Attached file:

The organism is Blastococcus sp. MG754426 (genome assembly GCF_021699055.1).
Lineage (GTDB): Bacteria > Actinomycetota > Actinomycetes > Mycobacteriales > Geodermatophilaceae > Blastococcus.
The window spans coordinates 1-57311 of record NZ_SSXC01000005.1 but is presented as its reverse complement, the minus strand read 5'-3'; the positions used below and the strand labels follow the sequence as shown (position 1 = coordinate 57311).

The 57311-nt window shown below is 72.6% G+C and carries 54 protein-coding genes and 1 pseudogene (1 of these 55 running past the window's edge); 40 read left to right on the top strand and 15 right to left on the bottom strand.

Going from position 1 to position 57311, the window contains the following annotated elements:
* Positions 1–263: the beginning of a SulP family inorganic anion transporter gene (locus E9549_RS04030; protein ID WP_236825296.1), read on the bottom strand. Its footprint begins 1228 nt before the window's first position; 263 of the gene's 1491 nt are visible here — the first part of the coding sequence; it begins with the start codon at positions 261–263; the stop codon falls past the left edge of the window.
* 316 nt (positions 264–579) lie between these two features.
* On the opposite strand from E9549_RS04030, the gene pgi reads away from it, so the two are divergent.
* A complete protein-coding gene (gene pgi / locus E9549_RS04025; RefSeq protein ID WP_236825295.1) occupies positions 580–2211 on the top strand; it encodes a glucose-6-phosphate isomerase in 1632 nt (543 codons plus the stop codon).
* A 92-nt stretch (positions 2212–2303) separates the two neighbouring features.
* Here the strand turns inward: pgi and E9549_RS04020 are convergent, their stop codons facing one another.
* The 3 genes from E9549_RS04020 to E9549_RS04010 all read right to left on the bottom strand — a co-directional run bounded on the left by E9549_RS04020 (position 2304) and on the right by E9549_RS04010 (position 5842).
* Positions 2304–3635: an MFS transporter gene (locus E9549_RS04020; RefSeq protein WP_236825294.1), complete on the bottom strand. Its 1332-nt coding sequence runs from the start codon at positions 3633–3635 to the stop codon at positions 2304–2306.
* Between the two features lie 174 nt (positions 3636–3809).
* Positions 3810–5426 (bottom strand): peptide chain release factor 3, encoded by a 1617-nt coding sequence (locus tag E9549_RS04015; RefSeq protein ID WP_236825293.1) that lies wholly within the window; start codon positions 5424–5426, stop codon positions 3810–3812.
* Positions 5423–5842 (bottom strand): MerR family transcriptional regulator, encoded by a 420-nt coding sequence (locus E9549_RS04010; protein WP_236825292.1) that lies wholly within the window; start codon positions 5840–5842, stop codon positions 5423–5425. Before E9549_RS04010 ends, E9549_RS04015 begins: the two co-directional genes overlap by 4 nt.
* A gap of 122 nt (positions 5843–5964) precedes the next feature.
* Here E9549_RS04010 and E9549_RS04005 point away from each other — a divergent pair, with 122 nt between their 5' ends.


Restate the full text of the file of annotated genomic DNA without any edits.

The organism is Blastococcus sp. MG754426 (genome assembly GCF_021699055.1).
Lineage (GTDB): Bacteria > Actinomycetota > Actinomycetes > Mycobacteriales > Geodermatophilaceae > Blastococcus.
The window spans coordinates 1-57311 of record NZ_SSXC01000005.1 but is presented as its reverse complement, the minus strand read 5'-3'; the positions used below and the strand labels follow the sequence as shown (position 1 = coordinate 57311).

The 57311-nt window shown below is 72.6% G+C and carries 54 protein-coding genes and 1 pseudogene (1 of these 55 running past the window's edge); 40 read left to right on the top strand and 15 right to left on the bottom strand.

Going from position 1 to position 57311, the window contains the following annotated elements:
* Positions 1–263: the beginning of a SulP family inorganic anion transporter gene (locus E9549_RS04030; protein ID WP_236825296.1), read on the bottom strand. Its footprint begins 1228 nt before the window's first position; 263 of the gene's 1491 nt are visible here — the first part of the coding sequence; it begins with the start codon at positions 261–263; the stop codon falls past the left edge of the window.
* 316 nt (positions 264–579) lie between these two features.
* On the opposite strand from E9549_RS04030, the gene pgi reads away from it, so the two are divergent.
* A complete protein-coding gene (gene pgi / locus E9549_RS04025; RefSeq protein ID WP_236825295.1) occupies positions 580–2211 on the top strand; it encodes a glucose-6-phosphate isomerase in 1632 nt (543 codons plus the stop codon).
* A 92-nt stretch (positions 2212–2303) separates the two neighbouring features.
* Here the strand turns inward: pgi and E9549_RS04020 are convergent, their stop codons facing one another.
* The 3 genes from E9549_RS04020 to E9549_RS04010 all read right to left on the bottom strand — a co-directional run bounded on the left by E9549_RS04020 (position 2304) and on the right by E9549_RS04010 (position 5842).
* Positions 2304–3635: an MFS transporter gene (locus E9549_RS04020; RefSeq protein WP_236825294.1), complete on the bottom strand. Its 1332-nt coding sequence runs from the start codon at positions 3633–3635 to the stop codon at positions 2304–2306.
* Between the two features lie 174 nt (positions 3636–3809).
* Positions 3810–5426 (bottom strand): peptide chain release factor 3, encoded by a 1617-nt coding sequence (locus tag E9549_RS04015; RefSeq protein ID WP_236825293.1) that lies wholly within the window; start codon positions 5424–5426, stop codon positions 3810–3812.
* Positions 5423–5842 (bottom strand): MerR family transcriptional regulator, encoded by a 420-nt coding sequence (locus E9549_RS04010; protein WP_236825292.1) that lies wholly within the window; start codon positions 5840–5842, stop codon positions 5423–5425. Before E9549_RS04010 ends, E9549_RS04015 begins: the two co-directional genes overlap by 4 nt.
* A gap of 122 nt (positions 5843–5964) precedes the next feature.
* Here E9549_RS04010 and E9549_RS04005 point away from each other — a divergent pair, with 122 nt between their 5' ends.